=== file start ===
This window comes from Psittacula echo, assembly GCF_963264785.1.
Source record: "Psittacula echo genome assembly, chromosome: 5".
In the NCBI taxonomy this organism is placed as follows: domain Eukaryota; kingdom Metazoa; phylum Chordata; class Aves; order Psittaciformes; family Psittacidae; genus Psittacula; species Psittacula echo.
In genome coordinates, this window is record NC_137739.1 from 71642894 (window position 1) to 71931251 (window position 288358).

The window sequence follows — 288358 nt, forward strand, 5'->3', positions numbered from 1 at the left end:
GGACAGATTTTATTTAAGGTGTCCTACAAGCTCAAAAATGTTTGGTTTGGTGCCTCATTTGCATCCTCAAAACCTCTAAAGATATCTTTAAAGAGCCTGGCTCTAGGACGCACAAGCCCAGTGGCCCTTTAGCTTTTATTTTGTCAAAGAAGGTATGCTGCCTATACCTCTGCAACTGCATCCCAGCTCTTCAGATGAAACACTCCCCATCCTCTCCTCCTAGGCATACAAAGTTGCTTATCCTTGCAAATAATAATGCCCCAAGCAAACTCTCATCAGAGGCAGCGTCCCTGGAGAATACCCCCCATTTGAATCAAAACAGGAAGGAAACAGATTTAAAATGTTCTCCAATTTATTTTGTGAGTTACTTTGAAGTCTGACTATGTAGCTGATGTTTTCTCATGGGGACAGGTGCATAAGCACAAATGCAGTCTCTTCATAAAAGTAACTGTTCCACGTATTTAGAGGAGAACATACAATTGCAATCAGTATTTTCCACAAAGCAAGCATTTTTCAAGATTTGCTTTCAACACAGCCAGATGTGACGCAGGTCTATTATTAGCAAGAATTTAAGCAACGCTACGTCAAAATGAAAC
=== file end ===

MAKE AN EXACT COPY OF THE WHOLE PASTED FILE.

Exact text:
This window comes from Psittacula echo, assembly GCF_963264785.1.
Source record: "Psittacula echo genome assembly, chromosome: 5".
In the NCBI taxonomy this organism is placed as follows: domain Eukaryota; kingdom Metazoa; phylum Chordata; class Aves; order Psittaciformes; family Psittacidae; genus Psittacula; species Psittacula echo.
In genome coordinates, this window is record NC_137739.1 from 71642894 (window position 1) to 71931251 (window position 288358).

The window sequence follows — 288358 nt, forward strand, 5'->3', positions numbered from 1 at the left end:
GGACAGATTTTATTTAAGGTGTCCTACAAGCTCAAAAATGTTTGGTTTGGTGCCTCATTTGCATCCTCAAAACCTCTAAAGATATCTTTAAAGAGCCTGGCTCTAGGACGCACAAGCCCAGTGGCCCTTTAGCTTTTATTTTGTCAAAGAAGGTATGCTGCCTATACCTCTGCAACTGCATCCCAGCTCTTCAGATGAAACACTCCCCATCCTCTCCTCCTAGGCATACAAAGTTGCTTATCCTTGCAAATAATAATGCCCCAAGCAAACTCTCATCAGAGGCAGCGTCCCTGGAGAATACCCCCCATTTGAATCAAAACAGGAAGGAAACAGATTTAAAATGTTCTCCAATTTATTTTGTGAGTTACTTTGAAGTCTGACTATGTAGCTGATGTTTTCTCATGGGGACAGGTGCATAAGCACAAATGCAGTCTCTTCATAAAAGTAACTGTTCCACGTATTTAGAGGAGAACATACAATTGCAATCAGTATTTTCCACAAAGCAAGCATTTTTCAAGATTTGCTTTCAACACAGCCAGATGTGACGCAGGTCTATTATTAGCAAGAATTTAAGCAACGCTACGTCAAAATGAAAC